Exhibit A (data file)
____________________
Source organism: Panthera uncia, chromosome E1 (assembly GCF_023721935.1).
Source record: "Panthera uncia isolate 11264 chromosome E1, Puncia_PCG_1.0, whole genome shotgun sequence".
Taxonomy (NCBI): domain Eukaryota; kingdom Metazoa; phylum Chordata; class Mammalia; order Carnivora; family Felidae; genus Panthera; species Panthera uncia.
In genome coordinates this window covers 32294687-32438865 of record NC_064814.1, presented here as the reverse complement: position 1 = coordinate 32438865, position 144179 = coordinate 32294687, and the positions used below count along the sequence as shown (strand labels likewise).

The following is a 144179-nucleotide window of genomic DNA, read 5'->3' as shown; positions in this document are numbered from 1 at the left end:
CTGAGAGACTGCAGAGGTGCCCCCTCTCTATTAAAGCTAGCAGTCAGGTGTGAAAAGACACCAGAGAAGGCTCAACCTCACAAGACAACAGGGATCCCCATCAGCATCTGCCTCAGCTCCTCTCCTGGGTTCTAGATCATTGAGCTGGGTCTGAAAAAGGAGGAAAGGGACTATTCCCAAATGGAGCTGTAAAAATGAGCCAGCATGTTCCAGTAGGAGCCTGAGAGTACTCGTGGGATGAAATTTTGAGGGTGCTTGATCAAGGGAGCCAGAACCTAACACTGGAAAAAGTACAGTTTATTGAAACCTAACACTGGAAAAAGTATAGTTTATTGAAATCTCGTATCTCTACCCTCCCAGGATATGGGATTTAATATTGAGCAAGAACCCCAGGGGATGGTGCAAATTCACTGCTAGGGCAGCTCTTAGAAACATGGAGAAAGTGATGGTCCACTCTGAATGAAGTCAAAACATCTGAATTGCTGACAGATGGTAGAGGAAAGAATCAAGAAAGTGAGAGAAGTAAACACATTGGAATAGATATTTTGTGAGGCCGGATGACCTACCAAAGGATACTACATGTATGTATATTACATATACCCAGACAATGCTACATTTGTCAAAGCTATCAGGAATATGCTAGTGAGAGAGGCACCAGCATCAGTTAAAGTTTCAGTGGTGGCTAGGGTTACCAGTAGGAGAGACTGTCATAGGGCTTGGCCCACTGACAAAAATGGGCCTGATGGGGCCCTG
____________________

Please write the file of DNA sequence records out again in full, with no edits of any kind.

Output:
Source organism: Panthera uncia, chromosome E1 (assembly GCF_023721935.1).
Source record: "Panthera uncia isolate 11264 chromosome E1, Puncia_PCG_1.0, whole genome shotgun sequence".
Taxonomy (NCBI): domain Eukaryota; kingdom Metazoa; phylum Chordata; class Mammalia; order Carnivora; family Felidae; genus Panthera; species Panthera uncia.
In genome coordinates this window covers 32294687-32438865 of record NC_064814.1, presented here as the reverse complement: position 1 = coordinate 32438865, position 144179 = coordinate 32294687, and the positions used below count along the sequence as shown (strand labels likewise).

The following is a 144179-nucleotide window of genomic DNA, read 5'->3' as shown; positions in this document are numbered from 1 at the left end:
CTGAGAGACTGCAGAGGTGCCCCCTCTCTATTAAAGCTAGCAGTCAGGTGTGAAAAGACACCAGAGAAGGCTCAACCTCACAAGACAACAGGGATCCCCATCAGCATCTGCCTCAGCTCCTCTCCTGGGTTCTAGATCATTGAGCTGGGTCTGAAAAAGGAGGAAAGGGACTATTCCCAAATGGAGCTGTAAAAATGAGCCAGCATGTTCCAGTAGGAGCCTGAGAGTACTCGTGGGATGAAATTTTGAGGGTGCTTGATCAAGGGAGCCAGAACCTAACACTGGAAAAAGTACAGTTTATTGAAACCTAACACTGGAAAAAGTATAGTTTATTGAAATCTCGTATCTCTACCCTCCCAGGATATGGGATTTAATATTGAGCAAGAACCCCAGGGGATGGTGCAAATTCACTGCTAGGGCAGCTCTTAGAAACATGGAGAAAGTGATGGTCCACTCTGAATGAAGTCAAAACATCTGAATTGCTGACAGATGGTAGAGGAAAGAATCAAGAAAGTGAGAGAAGTAAACACATTGGAATAGATATTTTGTGAGGCCGGATGACCTACCAAAGGATACTACATGTATGTATATTACATATACCCAGACAATGCTACATTTGTCAAAGCTATCAGGAATATGCTAGTGAGAGAGGCACCAGCATCAGTTAAAGTTTCAGTGGTGGCTAGGGTTACCAGTAGGAGAGACTGTCATAGGGCTTGGCCCACTGACAAAAATGGGCCTGATGGGGCCCTG